User Experience (UX) isn’t a product or a service, it’s an understanding and a philosophy. I don’t like the term ‘user’ if I’m honest, and I prefer to replace it with the word ‘people’. It’s actually all about peoples experiences.
Peoples experience is driven by peoples ever-changing behaviours and expectations, and it’s applicable to everything that people experience in life. While I have a fascination in peoples experiences in all walks of life, here I’m obviously going to concentrate on peoples experience using websites.
The other thing to bear in mind when considering peoples experience, is that a good experience is usually the shortest one. Here’s a quote from a Smashing Magazine article that explains clearly:
Here is a little revelation. People are not really into using products. Any time spent by a user operating an interface, twisting knobs, pulling levers or tapping buttons is time wasted. Rather, people are more interested in the end result and in obtaining that result in the quickest, least intrusive and most efficient manner possible. And these are two fundamentally different concepts — usage versus results — which, at the very least, differentiate good product design from poor product design or, on a smaller scale, a good feature from a bad one.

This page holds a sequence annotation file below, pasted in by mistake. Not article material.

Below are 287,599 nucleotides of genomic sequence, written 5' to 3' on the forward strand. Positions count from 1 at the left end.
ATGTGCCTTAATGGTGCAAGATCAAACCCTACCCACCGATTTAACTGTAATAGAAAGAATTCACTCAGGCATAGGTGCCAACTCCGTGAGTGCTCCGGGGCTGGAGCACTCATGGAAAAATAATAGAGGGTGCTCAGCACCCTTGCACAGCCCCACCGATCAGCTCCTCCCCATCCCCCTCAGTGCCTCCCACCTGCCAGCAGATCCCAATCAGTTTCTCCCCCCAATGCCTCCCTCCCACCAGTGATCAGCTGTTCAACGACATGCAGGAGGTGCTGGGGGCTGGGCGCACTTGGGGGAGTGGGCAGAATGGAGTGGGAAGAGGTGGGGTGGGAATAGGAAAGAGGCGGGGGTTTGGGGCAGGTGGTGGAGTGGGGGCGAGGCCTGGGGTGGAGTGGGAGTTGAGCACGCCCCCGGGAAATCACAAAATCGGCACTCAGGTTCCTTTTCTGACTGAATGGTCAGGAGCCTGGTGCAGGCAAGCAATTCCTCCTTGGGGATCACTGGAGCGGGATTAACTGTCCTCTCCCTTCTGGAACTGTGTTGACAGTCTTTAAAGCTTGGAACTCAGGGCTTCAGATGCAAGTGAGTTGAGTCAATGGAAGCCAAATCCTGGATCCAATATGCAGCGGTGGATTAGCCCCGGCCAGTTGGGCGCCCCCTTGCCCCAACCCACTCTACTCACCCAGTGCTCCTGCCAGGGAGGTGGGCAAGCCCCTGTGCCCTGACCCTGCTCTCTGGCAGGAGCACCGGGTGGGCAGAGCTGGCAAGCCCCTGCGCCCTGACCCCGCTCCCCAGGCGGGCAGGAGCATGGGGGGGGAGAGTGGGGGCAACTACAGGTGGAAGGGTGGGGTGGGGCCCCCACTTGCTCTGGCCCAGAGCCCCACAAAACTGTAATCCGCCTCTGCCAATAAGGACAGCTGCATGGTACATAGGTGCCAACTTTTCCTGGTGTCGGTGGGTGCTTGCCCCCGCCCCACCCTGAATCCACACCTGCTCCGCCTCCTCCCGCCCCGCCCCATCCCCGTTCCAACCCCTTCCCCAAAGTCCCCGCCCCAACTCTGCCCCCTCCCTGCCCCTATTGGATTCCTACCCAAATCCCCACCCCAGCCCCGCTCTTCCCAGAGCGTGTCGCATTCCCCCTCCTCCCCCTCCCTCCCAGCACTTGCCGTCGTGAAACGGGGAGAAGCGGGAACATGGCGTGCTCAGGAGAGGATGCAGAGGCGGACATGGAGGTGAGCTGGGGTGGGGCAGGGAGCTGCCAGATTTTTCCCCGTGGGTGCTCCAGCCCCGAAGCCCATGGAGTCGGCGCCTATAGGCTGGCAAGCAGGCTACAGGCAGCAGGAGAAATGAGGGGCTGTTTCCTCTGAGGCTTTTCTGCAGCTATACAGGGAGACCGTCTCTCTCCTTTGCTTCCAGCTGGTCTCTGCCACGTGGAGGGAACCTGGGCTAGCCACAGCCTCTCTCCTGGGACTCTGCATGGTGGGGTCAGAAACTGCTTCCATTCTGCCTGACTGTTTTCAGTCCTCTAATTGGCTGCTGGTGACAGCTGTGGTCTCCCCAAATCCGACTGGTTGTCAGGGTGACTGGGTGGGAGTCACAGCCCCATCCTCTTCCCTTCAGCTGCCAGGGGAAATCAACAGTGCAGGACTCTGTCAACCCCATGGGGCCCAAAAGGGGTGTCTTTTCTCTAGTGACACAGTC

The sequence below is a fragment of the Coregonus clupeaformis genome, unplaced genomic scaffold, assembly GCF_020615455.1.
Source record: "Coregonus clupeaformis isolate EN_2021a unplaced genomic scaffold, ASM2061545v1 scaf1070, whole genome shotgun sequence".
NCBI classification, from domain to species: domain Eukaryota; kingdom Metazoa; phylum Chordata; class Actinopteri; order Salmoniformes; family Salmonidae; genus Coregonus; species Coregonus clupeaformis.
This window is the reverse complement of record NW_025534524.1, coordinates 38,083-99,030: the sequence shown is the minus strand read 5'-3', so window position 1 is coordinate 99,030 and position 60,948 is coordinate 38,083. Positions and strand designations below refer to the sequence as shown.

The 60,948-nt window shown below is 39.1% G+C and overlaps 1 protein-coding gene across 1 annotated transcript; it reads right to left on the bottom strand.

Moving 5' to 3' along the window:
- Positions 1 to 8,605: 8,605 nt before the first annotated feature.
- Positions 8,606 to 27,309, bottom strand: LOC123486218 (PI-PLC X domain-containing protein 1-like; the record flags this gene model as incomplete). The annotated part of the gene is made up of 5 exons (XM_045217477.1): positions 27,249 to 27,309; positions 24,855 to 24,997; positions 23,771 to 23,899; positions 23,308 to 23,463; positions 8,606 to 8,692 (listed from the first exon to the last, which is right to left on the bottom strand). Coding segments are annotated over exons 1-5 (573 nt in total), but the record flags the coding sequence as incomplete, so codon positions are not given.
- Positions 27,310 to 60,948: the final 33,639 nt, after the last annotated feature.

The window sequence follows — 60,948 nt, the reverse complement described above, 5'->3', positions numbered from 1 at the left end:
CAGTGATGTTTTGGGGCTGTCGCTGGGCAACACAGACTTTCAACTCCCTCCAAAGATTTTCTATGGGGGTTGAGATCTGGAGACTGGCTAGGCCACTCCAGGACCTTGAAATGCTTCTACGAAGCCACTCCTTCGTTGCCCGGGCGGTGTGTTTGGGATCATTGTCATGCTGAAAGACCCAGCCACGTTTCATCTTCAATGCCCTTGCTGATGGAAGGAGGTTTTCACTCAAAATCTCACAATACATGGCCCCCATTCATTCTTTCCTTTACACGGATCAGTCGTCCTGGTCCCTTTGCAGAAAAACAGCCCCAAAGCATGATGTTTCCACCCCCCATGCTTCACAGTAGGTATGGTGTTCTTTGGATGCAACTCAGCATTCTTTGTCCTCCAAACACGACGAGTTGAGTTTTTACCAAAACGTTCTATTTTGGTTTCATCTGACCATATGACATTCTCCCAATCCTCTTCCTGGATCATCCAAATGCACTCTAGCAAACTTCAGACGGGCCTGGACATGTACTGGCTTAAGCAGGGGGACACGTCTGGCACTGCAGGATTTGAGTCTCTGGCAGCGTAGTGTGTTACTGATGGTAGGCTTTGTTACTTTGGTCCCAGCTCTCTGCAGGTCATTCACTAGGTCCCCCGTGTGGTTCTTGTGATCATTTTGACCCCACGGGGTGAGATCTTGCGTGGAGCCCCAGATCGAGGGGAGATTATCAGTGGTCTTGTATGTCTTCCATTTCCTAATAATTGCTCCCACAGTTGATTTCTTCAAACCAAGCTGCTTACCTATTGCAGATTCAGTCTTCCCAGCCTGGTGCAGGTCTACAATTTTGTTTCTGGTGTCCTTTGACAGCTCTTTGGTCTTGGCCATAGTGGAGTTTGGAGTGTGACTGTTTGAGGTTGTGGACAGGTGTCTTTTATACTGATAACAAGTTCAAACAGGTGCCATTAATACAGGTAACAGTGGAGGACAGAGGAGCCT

I still find a lot of products today, be they digital or physical, to be too complex and feature-driven. Shouldn’t we as designers instead be looking to remove complexity for users as much as possible or as much as allowed for by current technology, by making our products fit more seamlessly into their daily lives and routines? I feel that we simply don’t and, more worryingly, that we still haven’t learned lessons from the past.
For me, that sums up a good people experience – quick, easy, non-disruptive. And that is always my main driver when designing and developing websites – creating the path of least resistance.
The simplification of a persons website browsing experience, is an obsession of mine and something I bring to every website design I undertake.